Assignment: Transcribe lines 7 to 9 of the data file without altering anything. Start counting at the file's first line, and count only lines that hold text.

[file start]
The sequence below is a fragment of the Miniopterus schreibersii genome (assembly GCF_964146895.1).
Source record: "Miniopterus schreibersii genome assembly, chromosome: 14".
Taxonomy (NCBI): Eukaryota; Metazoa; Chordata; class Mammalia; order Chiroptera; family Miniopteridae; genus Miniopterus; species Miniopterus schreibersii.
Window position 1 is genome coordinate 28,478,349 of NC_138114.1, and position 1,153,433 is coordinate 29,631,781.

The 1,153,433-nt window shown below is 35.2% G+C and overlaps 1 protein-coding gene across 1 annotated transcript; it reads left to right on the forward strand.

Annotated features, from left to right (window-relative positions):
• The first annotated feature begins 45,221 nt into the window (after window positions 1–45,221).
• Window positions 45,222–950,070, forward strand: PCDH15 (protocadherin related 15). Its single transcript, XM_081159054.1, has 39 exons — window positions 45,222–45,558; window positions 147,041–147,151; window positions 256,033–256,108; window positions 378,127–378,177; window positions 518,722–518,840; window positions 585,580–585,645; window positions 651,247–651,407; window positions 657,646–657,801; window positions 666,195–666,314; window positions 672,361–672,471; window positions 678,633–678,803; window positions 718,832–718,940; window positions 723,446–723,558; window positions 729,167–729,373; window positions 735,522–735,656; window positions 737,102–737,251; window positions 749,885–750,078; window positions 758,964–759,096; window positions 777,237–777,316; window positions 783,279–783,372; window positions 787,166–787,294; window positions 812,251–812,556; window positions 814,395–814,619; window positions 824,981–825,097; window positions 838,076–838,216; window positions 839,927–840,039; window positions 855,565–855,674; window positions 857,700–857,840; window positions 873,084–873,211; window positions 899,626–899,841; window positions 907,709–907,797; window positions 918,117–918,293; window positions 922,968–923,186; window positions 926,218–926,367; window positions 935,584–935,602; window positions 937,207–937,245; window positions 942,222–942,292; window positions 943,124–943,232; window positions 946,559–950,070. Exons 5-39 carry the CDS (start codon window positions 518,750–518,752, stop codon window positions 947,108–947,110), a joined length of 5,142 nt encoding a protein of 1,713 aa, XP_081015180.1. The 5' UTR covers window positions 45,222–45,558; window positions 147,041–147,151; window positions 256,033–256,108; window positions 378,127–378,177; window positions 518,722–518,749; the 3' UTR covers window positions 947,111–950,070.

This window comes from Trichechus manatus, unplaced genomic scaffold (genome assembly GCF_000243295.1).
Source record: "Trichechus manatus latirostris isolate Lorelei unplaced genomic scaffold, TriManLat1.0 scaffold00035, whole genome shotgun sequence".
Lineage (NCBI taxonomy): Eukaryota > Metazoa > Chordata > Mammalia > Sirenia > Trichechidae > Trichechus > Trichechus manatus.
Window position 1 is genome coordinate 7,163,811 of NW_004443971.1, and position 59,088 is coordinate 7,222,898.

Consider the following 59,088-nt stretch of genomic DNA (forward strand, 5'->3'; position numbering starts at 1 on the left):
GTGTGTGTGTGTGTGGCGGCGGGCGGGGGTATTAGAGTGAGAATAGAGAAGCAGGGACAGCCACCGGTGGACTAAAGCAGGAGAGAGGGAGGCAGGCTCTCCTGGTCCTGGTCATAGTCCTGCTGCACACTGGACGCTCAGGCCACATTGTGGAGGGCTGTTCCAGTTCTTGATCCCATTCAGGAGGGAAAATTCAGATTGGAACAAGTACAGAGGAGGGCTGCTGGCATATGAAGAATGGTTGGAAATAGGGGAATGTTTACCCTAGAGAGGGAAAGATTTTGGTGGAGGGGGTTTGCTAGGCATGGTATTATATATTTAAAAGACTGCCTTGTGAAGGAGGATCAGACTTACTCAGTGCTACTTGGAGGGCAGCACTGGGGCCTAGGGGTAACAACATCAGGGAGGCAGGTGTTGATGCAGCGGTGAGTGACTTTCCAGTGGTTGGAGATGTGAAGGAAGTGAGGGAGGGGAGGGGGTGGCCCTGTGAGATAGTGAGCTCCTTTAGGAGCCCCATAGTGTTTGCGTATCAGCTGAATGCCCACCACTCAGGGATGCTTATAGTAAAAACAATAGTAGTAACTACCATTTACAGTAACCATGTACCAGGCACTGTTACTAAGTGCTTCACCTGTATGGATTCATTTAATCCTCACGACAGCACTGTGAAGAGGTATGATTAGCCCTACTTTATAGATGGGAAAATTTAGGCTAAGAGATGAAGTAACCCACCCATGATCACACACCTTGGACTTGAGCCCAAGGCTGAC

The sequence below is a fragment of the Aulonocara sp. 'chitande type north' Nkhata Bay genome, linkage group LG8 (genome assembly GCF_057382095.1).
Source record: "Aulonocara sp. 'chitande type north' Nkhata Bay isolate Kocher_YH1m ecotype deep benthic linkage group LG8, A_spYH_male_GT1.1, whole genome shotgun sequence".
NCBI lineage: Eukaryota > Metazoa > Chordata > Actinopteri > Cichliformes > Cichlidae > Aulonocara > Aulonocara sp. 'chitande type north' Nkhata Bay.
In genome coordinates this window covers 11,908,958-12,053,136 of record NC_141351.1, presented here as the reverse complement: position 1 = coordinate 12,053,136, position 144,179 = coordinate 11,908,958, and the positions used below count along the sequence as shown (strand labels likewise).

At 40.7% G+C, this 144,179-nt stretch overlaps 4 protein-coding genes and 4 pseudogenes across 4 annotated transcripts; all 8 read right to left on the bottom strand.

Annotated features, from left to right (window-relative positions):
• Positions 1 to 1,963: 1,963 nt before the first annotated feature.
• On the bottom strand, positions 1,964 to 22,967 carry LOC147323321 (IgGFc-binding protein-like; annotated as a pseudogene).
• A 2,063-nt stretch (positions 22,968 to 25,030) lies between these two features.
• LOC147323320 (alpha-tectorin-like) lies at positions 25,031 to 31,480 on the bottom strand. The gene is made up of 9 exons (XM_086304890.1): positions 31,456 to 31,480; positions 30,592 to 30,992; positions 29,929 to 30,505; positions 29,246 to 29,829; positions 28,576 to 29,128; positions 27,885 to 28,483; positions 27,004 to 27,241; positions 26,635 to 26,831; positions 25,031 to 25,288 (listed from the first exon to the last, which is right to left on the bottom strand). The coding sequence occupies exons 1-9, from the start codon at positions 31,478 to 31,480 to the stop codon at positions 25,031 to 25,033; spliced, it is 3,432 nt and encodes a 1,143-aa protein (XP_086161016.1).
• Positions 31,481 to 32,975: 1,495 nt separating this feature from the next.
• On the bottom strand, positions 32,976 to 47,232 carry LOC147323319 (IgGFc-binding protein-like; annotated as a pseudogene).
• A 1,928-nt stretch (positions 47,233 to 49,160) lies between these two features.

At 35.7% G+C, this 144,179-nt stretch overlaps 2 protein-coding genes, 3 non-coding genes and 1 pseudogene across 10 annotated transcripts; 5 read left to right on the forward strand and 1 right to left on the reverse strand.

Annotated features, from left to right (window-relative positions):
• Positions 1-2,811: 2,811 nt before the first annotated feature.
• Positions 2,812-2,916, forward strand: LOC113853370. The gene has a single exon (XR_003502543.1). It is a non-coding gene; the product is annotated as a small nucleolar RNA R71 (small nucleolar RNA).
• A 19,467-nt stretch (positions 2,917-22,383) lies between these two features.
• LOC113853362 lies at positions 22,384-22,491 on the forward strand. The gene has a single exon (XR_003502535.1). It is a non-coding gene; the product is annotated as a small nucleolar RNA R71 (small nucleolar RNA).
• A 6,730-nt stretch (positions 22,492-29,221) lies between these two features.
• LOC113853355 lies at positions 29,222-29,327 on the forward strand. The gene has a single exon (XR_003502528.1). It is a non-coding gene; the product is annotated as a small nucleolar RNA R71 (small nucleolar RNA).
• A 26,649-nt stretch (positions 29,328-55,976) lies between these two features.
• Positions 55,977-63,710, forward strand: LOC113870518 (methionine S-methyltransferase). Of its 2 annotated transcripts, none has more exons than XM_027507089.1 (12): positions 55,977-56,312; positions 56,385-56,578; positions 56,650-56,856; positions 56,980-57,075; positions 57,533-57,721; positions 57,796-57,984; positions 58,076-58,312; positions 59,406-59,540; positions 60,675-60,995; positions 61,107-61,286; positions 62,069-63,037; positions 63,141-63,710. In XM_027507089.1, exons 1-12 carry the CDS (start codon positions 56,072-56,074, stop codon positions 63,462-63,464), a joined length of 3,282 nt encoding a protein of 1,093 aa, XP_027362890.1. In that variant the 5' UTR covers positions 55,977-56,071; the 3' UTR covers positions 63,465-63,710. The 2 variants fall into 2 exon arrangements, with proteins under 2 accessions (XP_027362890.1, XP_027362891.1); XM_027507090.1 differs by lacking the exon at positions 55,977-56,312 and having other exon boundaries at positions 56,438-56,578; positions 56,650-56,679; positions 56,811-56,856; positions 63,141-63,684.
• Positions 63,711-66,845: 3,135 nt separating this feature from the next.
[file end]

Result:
• The first annotated feature begins 45,221 nt into the window (after window positions 1–45,221).
• Window positions 45,222–950,070, forward strand: PCDH15 (protocadherin related 15). Its single transcript, XM_081159054.1, has 39 exons — window positions 45,222–45,558; window positions 147,041–147,151; window positions 256,033–256,108; window positions 378,127–378,177; window positions 518,722–518,840; window positions 585,580–585,645; window positions 651,247–651,407; window positions 657,646–657,801; window positions 666,195–666,314; window positions 672,361–672,471; window positions 678,633–678,803; window positions 718,832–718,940; window positions 723,446–723,558; window positions 729,167–729,373; window positions 735,522–735,656; window positions 737,102–737,251; window positions 749,885–750,078; window positions 758,964–759,096; window positions 777,237–777,316; window positions 783,279–783,372; window positions 787,166–787,294; window positions 812,251–812,556; window positions 814,395–814,619; window positions 824,981–825,097; window positions 838,076–838,216; window positions 839,927–840,039; window positions 855,565–855,674; window positions 857,700–857,840; window positions 873,084–873,211; window positions 899,626–899,841; window positions 907,709–907,797; window positions 918,117–918,293; window positions 922,968–923,186; window positions 926,218–926,367; window positions 935,584–935,602; window positions 937,207–937,245; window positions 942,222–942,292; window positions 943,124–943,232; window positions 946,559–950,070. Exons 5-39 carry the CDS (start codon window positions 518,750–518,752, stop codon window positions 947,108–947,110), a joined length of 5,142 nt encoding a protein of 1,713 aa, XP_081015180.1. The 5' UTR covers window positions 45,222–45,558; window positions 147,041–147,151; window positions 256,033–256,108; window positions 378,127–378,177; window positions 518,722–518,749; the 3' UTR covers window positions 947,111–950,070.

This window comes from Trichechus manatus, unplaced genomic scaffold (genome assembly GCF_000243295.1).